The ideal time to cast nets for a superintendent is from October through December, said Connelly. “Anytime after that, you’re potentially losing some of the stronger pool of candidates … but you never know.”

“What of the possibility of getting Joe for another year,” asked Wenger. “Good?”

Redinger said she hadn’t yet checked with the Department of Elementary and Secondary Education to get a sense of whether another critical need waivers would be granted. Redinger said 85 percent of waiver requests are accepted but “it could be too soon to apply for that.”

The Massachusetts Association of School Committees (MASC) collected the resumes for Harvard. Redinger said the MASC is currently collecting applications for six districts including the Lakeview/Freetown District where Huizenga is serving out the remainder of the year as interim superintendent. Two other searches had closed, three others were open and one (Wachusett Regional) had an application deadline of March 1.

“We’re fighting over the same pool,” noted Redinger. MASC had repeatedly advised Harvard “We had perfect timing to attract the best candidate possible,” said Redinger.

While the timeframe is a “challenge,” Connelly said “the leg work has already been done.” That included constructing an alluring brochure for candidate consideration, training the subcommittee on reviewing resumes and conducting interviews. Connelly said the work a consultant would perform has been completed already.

“It’s been a large investment of time and energy and I don’t know that I have it in me to have a full-on search like we just did,” said Redinger. “Yes this is the most important thing we do but we have a school district that needs attention. I don’t want to put six months of this entire year into another search like I did on the first three months.”

“I’d do it [a fresh search] if I felt there’d be a number of qualified candidates to search from but I’m not convinced the timing is right,” said Redinger. “I will do what it takes to find somebody great but I need to know the game is winnable before I put my hat in.”

Committee member Keith Cheveralls served on the search subcommittee. “There were several on my short list that didn’t make the cut. I may want to go back and have a second look. Maybe there is an opportunity there that’s worth exploring.”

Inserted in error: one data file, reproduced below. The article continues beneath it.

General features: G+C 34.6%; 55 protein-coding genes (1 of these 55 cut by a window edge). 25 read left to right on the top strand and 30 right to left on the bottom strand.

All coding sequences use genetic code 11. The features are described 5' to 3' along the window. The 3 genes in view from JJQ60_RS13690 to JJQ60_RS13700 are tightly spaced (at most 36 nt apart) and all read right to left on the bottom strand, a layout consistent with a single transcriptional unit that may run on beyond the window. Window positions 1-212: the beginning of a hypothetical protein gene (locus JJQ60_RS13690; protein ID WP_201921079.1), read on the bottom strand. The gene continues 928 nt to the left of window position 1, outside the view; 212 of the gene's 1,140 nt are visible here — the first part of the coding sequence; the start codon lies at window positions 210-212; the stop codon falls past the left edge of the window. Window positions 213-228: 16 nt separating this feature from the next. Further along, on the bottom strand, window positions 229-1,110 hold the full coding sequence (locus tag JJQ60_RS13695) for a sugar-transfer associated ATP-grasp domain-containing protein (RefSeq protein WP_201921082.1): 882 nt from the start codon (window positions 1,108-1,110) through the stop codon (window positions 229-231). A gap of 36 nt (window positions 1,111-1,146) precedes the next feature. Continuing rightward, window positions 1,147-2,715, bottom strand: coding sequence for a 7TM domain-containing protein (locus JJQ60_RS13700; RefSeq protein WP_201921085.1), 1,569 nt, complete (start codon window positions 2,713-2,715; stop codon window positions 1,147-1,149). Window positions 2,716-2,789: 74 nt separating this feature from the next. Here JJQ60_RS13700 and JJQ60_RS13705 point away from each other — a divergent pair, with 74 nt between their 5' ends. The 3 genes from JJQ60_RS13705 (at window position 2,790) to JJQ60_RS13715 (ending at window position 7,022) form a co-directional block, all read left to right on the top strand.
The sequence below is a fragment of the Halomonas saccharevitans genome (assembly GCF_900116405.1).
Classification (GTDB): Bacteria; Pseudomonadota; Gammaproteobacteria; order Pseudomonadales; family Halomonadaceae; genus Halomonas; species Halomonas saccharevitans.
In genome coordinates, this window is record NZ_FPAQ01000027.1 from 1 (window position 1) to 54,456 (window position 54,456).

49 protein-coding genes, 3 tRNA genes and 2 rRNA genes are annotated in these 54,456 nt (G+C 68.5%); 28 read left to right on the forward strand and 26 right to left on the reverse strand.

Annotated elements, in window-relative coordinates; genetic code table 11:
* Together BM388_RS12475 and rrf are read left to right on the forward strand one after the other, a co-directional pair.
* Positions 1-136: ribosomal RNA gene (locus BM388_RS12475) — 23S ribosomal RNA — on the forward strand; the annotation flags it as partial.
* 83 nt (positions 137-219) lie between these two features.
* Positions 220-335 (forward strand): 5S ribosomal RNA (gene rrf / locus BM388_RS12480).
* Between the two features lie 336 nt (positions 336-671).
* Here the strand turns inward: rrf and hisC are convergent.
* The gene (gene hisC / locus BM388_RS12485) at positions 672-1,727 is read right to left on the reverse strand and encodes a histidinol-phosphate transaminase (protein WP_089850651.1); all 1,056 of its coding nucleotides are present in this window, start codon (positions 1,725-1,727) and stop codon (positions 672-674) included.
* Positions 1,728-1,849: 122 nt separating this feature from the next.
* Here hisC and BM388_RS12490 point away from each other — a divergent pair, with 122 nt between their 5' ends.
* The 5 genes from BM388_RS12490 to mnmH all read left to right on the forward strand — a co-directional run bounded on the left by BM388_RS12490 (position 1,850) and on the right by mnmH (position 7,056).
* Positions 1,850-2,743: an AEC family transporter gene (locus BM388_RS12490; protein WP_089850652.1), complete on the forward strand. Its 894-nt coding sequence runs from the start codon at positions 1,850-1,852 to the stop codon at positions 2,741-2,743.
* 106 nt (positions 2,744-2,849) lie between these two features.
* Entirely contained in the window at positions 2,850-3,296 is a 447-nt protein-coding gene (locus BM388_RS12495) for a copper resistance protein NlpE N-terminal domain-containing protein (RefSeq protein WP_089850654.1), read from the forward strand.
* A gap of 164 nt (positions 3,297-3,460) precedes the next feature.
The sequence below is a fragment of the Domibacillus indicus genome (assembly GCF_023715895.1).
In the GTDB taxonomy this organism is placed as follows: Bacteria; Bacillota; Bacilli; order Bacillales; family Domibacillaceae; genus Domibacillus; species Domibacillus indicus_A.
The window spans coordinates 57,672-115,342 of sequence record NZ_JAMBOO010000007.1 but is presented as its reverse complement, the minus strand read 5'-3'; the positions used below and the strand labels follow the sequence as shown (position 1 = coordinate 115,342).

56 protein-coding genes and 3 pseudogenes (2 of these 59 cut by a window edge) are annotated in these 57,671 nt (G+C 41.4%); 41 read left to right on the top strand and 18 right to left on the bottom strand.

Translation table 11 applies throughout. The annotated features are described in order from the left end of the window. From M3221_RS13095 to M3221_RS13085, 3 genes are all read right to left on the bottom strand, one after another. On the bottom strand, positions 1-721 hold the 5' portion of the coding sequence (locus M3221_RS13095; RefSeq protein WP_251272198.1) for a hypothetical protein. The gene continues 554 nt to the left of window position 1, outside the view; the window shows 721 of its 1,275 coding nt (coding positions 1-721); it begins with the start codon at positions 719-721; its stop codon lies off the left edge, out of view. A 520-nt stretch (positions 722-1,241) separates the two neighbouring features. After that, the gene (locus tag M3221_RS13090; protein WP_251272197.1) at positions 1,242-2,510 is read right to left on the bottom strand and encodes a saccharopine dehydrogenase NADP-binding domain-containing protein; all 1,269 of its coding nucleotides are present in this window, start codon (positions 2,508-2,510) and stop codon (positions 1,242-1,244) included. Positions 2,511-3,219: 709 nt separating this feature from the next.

“I’m fine with that approach,” said Redinger, who likewise served on the search subcommittee. “I identified four myself that didn’t make the final cut that I’d like to look at again.”

But Cheveralls said “I’m also very mindful that we have a candidate who is still out there — Scott Carpenter. I’d like this committee to be extremely thoughtful and sensitive on how to communicate this to Scott.” Cheveralls wanted it made clear — the committee only wished to have other finalists for consideration. “We need to be mindful that Mr. Carpenter was a very viable candidate … still is.”

The committee unanimously agreed to re-authorize the superintendent search subcommittee to review the applicant pool again and report back to the school committee as soon as possible.

Any other outside search was put on hold. “Otherwise there’s too much going on at the same time,” advised Connelly.

Cheveralls said that after the Jan. 14 “shock” of Huizenga’s withdrawal he’s determined that “nobody could have written this in the wildest fictional epic that they wanted to write. It was an unfortunate set of circumstances. We’ll forever wonder why it happened this way. Monday was not a pleasant experience.”

Sullebarger said ‘the community made it really clear about how they feel about the quality of the superintendent that we hire. The School Committee understands and shares that posture.”